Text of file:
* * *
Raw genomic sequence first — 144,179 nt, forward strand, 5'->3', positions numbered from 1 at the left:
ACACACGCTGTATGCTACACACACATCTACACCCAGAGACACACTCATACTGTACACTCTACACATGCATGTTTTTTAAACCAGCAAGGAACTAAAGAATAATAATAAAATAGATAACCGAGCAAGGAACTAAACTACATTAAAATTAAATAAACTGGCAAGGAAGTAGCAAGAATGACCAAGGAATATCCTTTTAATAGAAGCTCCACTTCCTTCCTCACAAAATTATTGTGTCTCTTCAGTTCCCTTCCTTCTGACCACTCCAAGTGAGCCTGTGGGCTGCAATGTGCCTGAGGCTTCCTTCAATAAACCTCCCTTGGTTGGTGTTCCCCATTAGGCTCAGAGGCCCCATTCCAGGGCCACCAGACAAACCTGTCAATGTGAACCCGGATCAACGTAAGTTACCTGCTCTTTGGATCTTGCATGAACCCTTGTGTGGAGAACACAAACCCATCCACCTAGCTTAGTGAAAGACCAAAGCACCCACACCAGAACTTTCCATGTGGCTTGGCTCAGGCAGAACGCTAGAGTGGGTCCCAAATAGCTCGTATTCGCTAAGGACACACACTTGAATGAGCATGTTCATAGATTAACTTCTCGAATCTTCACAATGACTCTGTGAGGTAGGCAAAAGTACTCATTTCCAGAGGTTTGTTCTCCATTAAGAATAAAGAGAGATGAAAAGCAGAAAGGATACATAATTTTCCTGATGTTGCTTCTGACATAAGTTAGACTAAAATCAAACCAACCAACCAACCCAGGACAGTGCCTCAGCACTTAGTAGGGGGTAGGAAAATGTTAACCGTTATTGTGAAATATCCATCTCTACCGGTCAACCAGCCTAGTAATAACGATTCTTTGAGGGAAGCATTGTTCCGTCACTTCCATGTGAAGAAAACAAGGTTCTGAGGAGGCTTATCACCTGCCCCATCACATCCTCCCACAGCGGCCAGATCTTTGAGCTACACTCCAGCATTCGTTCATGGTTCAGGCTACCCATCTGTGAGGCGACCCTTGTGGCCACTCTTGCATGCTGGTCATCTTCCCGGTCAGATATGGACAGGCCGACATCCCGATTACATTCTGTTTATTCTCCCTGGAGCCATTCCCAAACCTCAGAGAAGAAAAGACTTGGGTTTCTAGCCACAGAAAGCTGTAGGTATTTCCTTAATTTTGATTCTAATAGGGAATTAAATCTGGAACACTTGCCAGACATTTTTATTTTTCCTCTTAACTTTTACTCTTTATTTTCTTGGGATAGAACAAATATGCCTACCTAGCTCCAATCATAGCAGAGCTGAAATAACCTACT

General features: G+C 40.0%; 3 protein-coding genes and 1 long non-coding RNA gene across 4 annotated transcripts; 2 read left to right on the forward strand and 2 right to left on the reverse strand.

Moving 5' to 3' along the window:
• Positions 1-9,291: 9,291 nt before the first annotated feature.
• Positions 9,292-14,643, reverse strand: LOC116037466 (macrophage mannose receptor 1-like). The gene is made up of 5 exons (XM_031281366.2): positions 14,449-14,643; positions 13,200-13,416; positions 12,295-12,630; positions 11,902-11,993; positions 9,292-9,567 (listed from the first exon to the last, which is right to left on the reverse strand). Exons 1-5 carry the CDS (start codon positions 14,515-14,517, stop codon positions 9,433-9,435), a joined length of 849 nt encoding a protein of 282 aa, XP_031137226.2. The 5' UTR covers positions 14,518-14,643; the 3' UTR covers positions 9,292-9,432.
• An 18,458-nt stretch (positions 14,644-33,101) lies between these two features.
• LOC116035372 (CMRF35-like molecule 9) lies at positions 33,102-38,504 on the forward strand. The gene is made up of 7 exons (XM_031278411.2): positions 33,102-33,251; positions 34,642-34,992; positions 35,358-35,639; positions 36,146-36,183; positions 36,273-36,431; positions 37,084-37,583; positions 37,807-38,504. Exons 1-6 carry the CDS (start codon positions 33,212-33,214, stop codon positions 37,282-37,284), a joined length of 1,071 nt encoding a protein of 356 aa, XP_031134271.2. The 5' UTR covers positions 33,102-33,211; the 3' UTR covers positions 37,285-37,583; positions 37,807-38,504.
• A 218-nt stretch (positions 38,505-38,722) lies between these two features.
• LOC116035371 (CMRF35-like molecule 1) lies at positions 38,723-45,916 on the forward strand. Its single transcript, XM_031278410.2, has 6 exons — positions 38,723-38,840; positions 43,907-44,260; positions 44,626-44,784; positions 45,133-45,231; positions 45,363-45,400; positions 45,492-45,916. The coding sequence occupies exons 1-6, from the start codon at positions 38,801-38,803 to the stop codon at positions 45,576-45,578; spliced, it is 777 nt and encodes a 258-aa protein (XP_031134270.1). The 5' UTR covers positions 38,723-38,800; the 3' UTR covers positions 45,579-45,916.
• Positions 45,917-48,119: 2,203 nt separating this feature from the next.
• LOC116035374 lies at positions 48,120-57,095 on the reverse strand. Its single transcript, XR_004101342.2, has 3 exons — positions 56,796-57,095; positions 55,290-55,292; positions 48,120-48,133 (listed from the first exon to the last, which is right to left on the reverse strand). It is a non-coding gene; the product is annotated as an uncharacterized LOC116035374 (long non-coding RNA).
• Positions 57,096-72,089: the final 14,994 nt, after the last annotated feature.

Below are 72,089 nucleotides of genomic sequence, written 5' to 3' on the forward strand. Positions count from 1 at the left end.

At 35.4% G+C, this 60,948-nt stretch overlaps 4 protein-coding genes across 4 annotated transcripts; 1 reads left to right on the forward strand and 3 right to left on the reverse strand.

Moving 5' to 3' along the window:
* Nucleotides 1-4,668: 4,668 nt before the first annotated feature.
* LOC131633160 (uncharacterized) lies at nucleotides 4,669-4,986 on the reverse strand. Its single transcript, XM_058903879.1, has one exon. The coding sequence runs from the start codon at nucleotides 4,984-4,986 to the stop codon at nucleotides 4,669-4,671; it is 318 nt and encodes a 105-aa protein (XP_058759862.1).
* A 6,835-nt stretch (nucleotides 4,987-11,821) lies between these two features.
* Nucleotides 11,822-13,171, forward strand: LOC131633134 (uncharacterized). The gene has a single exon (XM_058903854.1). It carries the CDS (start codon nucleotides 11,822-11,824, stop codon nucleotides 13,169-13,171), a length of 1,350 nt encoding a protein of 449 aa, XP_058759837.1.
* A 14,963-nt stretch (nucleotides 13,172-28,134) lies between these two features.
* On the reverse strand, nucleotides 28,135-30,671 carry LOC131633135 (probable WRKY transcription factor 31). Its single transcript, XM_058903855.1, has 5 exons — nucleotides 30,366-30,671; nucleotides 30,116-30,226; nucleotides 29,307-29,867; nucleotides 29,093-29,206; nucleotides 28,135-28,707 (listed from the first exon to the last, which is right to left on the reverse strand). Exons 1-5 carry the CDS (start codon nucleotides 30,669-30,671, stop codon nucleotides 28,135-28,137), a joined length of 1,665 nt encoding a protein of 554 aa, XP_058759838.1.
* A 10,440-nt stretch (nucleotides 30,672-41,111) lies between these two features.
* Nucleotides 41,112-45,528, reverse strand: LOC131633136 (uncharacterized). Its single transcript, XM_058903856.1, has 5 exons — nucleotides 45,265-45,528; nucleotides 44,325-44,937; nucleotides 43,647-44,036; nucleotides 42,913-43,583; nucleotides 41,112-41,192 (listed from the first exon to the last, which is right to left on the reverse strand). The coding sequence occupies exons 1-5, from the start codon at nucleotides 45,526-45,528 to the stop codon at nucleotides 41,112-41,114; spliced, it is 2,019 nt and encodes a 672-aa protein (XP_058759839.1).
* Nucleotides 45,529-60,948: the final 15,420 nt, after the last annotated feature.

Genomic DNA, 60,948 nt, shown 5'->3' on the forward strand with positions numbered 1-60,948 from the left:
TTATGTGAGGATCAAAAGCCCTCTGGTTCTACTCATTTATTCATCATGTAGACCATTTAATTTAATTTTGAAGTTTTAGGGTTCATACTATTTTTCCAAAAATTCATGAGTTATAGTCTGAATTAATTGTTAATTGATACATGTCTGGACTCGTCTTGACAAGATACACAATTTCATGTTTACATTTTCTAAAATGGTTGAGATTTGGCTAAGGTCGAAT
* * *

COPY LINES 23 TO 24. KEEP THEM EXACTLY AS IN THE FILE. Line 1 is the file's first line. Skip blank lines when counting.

* A 10,440-nt stretch (nucleotides 30,672-41,111) lies between these two features.
* Nucleotides 41,112-45,528, reverse strand: LOC131633136 (uncharacterized). Its single transcript, XM_058903856.1, has 5 exons — nucleotides 45,265-45,528; nucleotides 44,325-44,937; nucleotides 43,647-44,036; nucleotides 42,913-43,583; nucleotides 41,112-41,192 (listed from the first exon to the last, which is right to left on the reverse strand). The coding sequence occupies exons 1-5, from the start codon at nucleotides 45,526-45,528 to the stop codon at nucleotides 41,112-41,114; spliced, it is 2,019 nt and encodes a 672-aa protein (XP_058759839.1).